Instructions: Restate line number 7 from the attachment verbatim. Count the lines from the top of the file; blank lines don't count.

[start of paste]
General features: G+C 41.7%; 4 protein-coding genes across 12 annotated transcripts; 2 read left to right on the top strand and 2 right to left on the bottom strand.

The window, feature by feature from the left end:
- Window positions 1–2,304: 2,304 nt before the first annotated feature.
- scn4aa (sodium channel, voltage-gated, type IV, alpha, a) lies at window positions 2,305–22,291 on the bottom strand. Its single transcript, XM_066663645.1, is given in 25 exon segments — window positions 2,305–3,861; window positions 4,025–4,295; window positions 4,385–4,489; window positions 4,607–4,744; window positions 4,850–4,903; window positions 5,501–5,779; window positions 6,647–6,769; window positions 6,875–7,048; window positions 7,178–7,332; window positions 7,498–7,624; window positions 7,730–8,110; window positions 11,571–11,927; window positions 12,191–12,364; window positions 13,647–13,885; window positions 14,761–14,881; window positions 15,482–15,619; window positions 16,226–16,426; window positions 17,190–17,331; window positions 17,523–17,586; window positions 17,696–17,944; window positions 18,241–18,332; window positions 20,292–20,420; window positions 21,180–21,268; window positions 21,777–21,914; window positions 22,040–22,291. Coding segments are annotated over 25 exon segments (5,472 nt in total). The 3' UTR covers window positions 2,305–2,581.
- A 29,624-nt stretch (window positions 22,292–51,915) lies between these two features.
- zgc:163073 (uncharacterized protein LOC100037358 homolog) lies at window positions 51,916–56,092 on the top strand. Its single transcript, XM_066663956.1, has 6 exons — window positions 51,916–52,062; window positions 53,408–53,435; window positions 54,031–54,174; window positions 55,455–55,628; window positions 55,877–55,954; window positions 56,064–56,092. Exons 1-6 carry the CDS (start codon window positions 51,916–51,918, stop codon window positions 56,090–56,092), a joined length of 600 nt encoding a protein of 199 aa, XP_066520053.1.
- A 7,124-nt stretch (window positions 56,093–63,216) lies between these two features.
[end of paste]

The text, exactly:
- A 7,124-nt stretch (window positions 56,093–63,216) lies between these two features.